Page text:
Genius can no more breathe without freedom than it can thrive without food. It is frustrated and futile without a community to receive its product — ultimately, to whom to bequeath its product such that, rather than dying with its author, product and thus author become immortal. And as a precondition to its Earthly success, genius needs a bodily vessel capable of bearing the fiery touch of the gods. Truly, men of genius who are “not robust of health or stature, or even of a sickly constitution… are only exceptions which, as everywhere else, prove the rule”; and “when the bulk of a nation is composed of physical degenerates it is rare for a great spirit to arise from such a miserable motley.”
Certainly the original inventor of the wheel could not have so done if crushed beneath the fist of tyranny, if cowering beneath the lash as a slave. The inventor of the wheel may not himself be remembered by name; but his invention would have been forgotten entirely, had he lacked a posterity unto whom to bequeath it. And though a frail and sickly genius may mentally comprehend the invention of the wheel, he would be frustrated from its prototypical implementation by the physical incapacity to make tools, cut cross sections from logs, fix together wheel with axle with bearing, and otherwise do all the handiwork necessary ab initio to make a round thing spin about a fixed axis. Trapped in the prison of his own body, unable to put his insights to practical effect, he would left with the tormented yearning of holding within himself a conception never to be born.
Ungrateful modern Man owes the wheels he uses daily to some long-forgotten ancestor who, (a) free in his every thought and action, had each and all of (b) the creativity to conceive the wheel-axle set, (c) the musculature to build such a contraption, and (d) the offspring to whom to teach his invention.
Returning to the wheel itself, the most difficult conceptual leap for the genius capable of wheel-invention must be to comprehend the ratio of different velocities of the wheels and their axle, respectively. The man of to-day may deem it “obvious” that for a given velocity of the outer surface of the wheel, the axle’s velocity is quite different, and so is that of the other wheel on any course other than a straight line. The man of today need not think too much about the ratio; for unless his education is faulty, he acquired sufficient mathematics in elementary school. Thus he is unable to imagine the ingenuity needed for the wheel’s first singular inventor to not only understand these ratios, but also to overcome the practical difficulties thereby caused when the wheel-axle combination negotiates a curve.
Experience suggests that amongst Aryans, perhaps one in ten thousand (that is, one per cent of one per cent) has latent within him the innate spark which, if awakened by conditions urging invention of a wheel, would blaze forth to conceive in a single thought the wheel-axle set plus even the crudest concept of its rotational ratio — and then adduce some means to actually construct such a device as a working product which would neither crack apart nor catch fire.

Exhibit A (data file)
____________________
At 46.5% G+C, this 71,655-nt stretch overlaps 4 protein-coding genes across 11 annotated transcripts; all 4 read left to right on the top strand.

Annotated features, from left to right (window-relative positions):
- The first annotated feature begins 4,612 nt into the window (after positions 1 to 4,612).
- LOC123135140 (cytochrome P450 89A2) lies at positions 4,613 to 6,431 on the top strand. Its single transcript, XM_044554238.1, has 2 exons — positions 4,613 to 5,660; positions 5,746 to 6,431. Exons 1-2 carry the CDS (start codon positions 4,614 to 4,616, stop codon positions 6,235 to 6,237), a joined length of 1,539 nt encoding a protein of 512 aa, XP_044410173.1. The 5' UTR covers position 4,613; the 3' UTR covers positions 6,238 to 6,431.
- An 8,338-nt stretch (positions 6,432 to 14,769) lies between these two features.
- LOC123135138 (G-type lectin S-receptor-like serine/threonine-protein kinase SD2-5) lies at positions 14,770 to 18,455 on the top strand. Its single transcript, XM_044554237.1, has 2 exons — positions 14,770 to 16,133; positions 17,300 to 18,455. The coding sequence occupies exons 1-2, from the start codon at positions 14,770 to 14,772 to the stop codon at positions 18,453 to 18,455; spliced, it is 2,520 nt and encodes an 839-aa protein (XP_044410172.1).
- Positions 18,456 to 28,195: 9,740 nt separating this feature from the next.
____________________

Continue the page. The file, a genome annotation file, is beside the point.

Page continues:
As such, the problem of the wheel-axle rotational ratio leads me to meander through the discovery of fire. Without any evidentiary basis of which I am aware, fire is widely presumed to have first sprung to life in the hands of Man with the rubbing-together of sticks; and some Amerasian tribes are known to have traditionally used wound leather straps to spin sticks with extreme rapidity, so as to create a fire-starting heat. Perhaps instead, artificial firemaking was discovered with unfortunate serendipity the first time somebody tried to build a chariot, and failed to at least slather the axle’s bearings with animal fat or some other primitive lubricant. I but only half-jest in so saying. Mechanical failure from heat stress seems a more likely result than open flames, but it is impossible to disprove the latter for every possible circumstance.
As wheel requires axle, and a practical axle requires in turn the invention of various methods for assuaging the effects of friction, such things altogether need also much finer craftsmanship within tighter tolerances than a simple “round thing which rolls.” Tighter tolerances presuppose better tools, either pre-existing within the wheel-inventor’s society or invented by the same individual. Lubricants, metal collars (in turn requiring metalworking skills), relatively advanced tools, and so forth require much more conscious thought and creativity than the bare making of a rolling thing.
It is this ingenious rolling contraption and its prerequisites which were inconceivable to the referenced Negroes, but found ubiquitous throughout Eurasia well before the start of historical records available today. Whether the invention was achieved independently by Asiatics, or brought to them by roving Aryans, is a question for which we have no direct evidence. The consistent evidence of other inventions is that Aryans create, and Asiatics copy; whereafter the latter can be sometimes quite adept at incrementally improving, or at least conserving the acquired inventions. If all East Asia had never before seen a wheel, then the first time an Aryan chariot or wagon were to move through the region, the locals would likely be quick to acquire and proliferate the invention.